3 Questions For Organized Retail In India

Mukesh Ambani is on the prowl again. Now it is the turn of Reliance Retail to claim record-breaking raising of capital. As expected, investors are queuing up to get a slice of the JioMart pie. The share market and the media are in frenzy. In this euphoria, everybody seems to be forgetting that organized retail is an unproven entity in India, even after more than 2 decades of existence.

The profitability

The organized retail landscape in India is littered with acquisitions. The smaller retail chains being gobbled up by the larger counter-parts.

Future Group acquired HyperCity, Easyday, Nilgiri’s, Heritage and countless other smaller rivals like Big Apple, Sangam Direct, Shoprite, Aadhaar etc. Now, in turn, Reliance has bought Future Group. Amazon has acquired More. Spencer’s, whose on-going existence is anybody’s guess, has acquired Godrej Nature’s Basket. Apart from D Mart, every other organized retail chain is in a state of flux.

The experts and analysts will claim that consolidation brings synergies and economies of scale. The combined back-end and logistics will become more efficient, improving the margins. In reality, none of the acquisitions brought any benefit for Future Group. It was neither able to turn-around any of the loss-making buys nor improve its performance.

Accept it, nobody sells a profitable business, at a throw-away price. The enterprises are sold off, in a hurry, when they are unable to generate the cash-flow for their survival. Would Shri Kannan Departmental Store care about synergies with Reliance Retail and sell off the business at 1/3rd of its turnover? The real reason, he could not bleed any more. So, what do all these acquisitions tell us?

Organized retail in India is a chronic loss-making business.  D Mart is more a function of balance-sheet and not P&L. Not a single retail chain in India has a proven profitable model that can be replicated and scaled up. Some stores do make money here and there but taken as a whole, no company is profitable. Yes, there is a lot of window dressing for the benefit of the share-market.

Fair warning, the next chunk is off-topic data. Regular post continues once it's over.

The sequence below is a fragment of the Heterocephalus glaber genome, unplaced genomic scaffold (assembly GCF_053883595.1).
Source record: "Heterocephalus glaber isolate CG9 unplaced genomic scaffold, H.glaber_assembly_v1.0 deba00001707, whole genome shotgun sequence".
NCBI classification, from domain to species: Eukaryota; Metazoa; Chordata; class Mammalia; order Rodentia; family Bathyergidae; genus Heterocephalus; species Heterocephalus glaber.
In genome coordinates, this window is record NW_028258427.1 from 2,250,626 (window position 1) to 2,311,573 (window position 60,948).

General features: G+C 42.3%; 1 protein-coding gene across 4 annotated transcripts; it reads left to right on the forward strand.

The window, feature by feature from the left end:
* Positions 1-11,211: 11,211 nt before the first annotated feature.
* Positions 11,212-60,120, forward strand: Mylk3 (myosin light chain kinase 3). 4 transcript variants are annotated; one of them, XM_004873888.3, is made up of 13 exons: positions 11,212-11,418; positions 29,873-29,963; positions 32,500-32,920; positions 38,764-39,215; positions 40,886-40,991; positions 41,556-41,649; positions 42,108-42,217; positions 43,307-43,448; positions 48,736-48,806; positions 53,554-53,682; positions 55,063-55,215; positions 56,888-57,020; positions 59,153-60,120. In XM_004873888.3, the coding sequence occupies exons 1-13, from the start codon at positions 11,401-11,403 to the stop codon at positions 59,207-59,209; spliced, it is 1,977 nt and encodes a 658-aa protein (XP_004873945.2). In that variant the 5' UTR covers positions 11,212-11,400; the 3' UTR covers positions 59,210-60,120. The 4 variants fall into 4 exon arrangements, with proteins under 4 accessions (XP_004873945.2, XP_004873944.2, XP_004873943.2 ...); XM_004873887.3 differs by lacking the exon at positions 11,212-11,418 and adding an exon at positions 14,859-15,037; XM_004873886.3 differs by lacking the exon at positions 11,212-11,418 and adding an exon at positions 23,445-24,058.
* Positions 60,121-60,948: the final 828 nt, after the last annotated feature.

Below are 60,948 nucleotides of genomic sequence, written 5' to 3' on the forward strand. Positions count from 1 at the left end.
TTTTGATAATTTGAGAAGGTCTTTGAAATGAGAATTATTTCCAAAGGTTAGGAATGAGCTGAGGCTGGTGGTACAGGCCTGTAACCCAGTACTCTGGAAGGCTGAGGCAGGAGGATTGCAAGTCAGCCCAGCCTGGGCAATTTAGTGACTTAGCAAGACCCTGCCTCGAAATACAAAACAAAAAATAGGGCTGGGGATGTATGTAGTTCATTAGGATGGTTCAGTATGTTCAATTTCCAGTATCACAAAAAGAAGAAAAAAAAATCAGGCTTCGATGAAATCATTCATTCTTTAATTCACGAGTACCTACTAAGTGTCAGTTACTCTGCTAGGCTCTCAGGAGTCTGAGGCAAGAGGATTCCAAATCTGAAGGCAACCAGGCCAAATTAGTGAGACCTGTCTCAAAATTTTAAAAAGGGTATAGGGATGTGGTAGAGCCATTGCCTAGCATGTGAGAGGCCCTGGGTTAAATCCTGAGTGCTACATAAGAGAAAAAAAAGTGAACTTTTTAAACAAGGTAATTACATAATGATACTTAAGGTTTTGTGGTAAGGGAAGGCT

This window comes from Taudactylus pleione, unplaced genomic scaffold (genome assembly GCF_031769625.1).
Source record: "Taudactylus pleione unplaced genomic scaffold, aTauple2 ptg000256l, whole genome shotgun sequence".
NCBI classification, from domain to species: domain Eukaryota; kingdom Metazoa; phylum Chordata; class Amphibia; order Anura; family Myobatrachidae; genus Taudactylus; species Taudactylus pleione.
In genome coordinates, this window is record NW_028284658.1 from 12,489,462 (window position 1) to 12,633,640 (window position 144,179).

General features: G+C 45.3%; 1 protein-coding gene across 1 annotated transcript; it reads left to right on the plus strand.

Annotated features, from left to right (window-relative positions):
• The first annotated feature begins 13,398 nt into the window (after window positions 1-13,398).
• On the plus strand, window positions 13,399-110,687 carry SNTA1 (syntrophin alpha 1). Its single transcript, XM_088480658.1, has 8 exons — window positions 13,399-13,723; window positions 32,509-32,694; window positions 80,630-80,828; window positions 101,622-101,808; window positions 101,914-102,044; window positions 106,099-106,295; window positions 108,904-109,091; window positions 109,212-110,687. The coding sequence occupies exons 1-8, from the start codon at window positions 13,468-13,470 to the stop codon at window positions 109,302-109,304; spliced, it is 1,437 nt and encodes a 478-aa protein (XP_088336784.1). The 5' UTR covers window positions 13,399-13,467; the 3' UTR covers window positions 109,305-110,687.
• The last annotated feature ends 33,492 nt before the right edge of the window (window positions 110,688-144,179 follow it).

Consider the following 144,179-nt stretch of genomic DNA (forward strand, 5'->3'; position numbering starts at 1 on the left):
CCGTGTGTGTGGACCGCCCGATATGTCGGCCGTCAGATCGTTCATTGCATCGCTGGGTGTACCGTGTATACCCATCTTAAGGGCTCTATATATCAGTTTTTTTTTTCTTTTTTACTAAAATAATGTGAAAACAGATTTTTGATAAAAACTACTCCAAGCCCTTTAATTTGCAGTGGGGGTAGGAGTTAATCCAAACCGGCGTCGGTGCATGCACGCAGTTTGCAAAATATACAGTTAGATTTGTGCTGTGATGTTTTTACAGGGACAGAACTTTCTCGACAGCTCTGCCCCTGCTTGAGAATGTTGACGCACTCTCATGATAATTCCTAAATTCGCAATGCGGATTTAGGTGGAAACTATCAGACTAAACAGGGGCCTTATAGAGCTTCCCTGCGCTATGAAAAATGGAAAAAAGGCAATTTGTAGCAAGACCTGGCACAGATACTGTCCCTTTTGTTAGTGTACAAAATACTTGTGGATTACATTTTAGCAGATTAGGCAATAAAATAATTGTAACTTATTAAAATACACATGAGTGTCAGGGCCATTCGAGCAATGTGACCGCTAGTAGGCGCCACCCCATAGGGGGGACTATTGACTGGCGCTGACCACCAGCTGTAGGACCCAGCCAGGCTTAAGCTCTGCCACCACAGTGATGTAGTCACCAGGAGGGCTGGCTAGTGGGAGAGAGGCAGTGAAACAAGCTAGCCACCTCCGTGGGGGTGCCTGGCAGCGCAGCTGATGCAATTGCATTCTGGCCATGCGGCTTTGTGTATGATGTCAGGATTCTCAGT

Even Reliance Retail is not profitable. If it is, why is Mukesh Ambani not spinning it off and listing on bourses as a separate entity? Why are the financials of Reliance Retail shrouded in mystery and hidden in the parent’s voluminous but indecipherable reports?

The question for Reliance Retail is – Does it really have a business model to make money? How different would it run a business from Future Group, which had a significantly higher sales/sq ft, healthy sales-mix of fashion, owned some of the biggest sales events in the country, high-decibel marketing; yet did not make money.

This is not to question the wisdom of the world’s brightest PE minds, but a tiny query if organized retail in India is capable enough to pay for itself? If yes, what is the template that nobody has been able to discover in more than 2 decades? Please keep aside the farce of JioMart, it is not even worth it (will detail out the charade of JioMart in a separate article).

The value addition by organized retail

Have you come across a substantial number of farmers benefited by organized retail? What would be the benefit to the Indian MSME sector by organized retail? Have the number of jobs generated by this industry good enough to be any merit? Unfortunately, for any of the metrics, one can think of, organized retail falls short of expectations.

One might assume that maybe the abysmal state of logistics and warehousing in the country could have benefitted by the expansion of stores. Regret to prick the balloon. The supply chain has seen no significant improvement courtesy this sector. Has organized retail helped even a tiny pocket in the country to ride out the price fluctuations arising out of demand/supply mismatch of onion, tomato?

Let’s talk about customers. How have they benefited by organized retail? Has the assortment, availability, freshness, quality, buying experience, customer service, after-sales improved in any perceptible manner vis-a-vis traditional shops? Yes, they get to cherry-pick some bargains basis the once-in-a-while promotions run by organized retailers. But, apart from that, what is the gain?

Why organized retail?

If there is no apparent value addition by organized retail to any of the stake-holders, what and whose purpose does it serve? Is it meant only for raising capital, paying for owners’ ego trip and incompetence and kicking it to the next sucker?

Even a rudimentary question as to why should a customer visit organized retail when a nearby local store with a half-decent owner is serving the customers in a good enough manner remains unanswered. The customer pays for the product, quality, service and not for the pointless application of technology at back-end and front-end, ill-trained staff, HO & ZO over-head costs etc.

Now that only limited players, all with deep pockets, are left behind; can we expect a real change to the objectives and functioning of organized retail in the country? Can it ever learn to be profitable? Equally important, can it ever play a role of any significance for even one of the stake-holders?

Unless organized retail answers these soul-searching questions; Reliance Retail and Mukesh Ambani will surely get the prized PE capital but it will only be the case of more good money following the bad money already going down the drain; with no returns in sight for anyone. Moreover, there is nobody left to hold the baby when the music stops.

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